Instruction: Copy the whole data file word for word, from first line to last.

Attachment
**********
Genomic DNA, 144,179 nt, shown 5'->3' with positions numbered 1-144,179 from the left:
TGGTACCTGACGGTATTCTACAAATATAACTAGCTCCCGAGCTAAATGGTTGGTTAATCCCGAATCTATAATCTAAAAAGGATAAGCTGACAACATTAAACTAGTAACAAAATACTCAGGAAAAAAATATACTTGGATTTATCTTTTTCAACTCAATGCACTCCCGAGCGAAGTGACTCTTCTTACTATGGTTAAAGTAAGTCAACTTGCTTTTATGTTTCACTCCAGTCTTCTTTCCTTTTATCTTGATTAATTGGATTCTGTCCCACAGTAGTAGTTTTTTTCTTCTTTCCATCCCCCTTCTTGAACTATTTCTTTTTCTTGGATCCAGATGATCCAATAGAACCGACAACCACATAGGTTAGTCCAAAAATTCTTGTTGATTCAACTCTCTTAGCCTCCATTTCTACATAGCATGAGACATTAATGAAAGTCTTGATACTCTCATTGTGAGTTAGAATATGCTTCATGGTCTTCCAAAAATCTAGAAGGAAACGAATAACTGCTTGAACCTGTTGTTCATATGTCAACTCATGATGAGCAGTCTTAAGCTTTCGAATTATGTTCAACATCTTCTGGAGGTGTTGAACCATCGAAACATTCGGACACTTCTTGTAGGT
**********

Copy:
Genomic DNA, 144,179 nt, shown 5'->3' with positions numbered 1-144,179 from the left:
TGGTACCTGACGGTATTCTACAAATATAACTAGCTCCCGAGCTAAATGGTTGGTTAATCCCGAATCTATAATCTAAAAAGGATAAGCTGACAACATTAAACTAGTAACAAAATACTCAGGAAAAAAATATACTTGGATTTATCTTTTTCAACTCAATGCACTCCCGAGCGAAGTGACTCTTCTTACTATGGTTAAAGTAAGTCAACTTGCTTTTATGTTTCACTCCAGTCTTCTTTCCTTTTATCTTGATTAATTGGATTCTGTCCCACAGTAGTAGTTTTTTTCTTCTTTCCATCCCCCTTCTTGAACTATTTCTTTTTCTTGGATCCAGATGATCCAATAGAACCGACAACCACATAGGTTAGTCCAAAAATTCTTGTTGATTCAACTCTCTTAGCCTCCATTTCTACATAGCATGAGACATTAATGAAAGTCTTGATACTCTCATTGTGAGTTAGAATATGCTTCATGGTCTTCCAAAAATCTAGAAGGAAACGAATAACTGCTTGAACCTGTTGTTCATATGTCAACTCATGATGAGCAGTCTTAAGCTTTCGAATTATGTTCAACATCTTCTGGAGGTGTTGAACCATCGAAACATTCGGACACTTCTTGTAGGT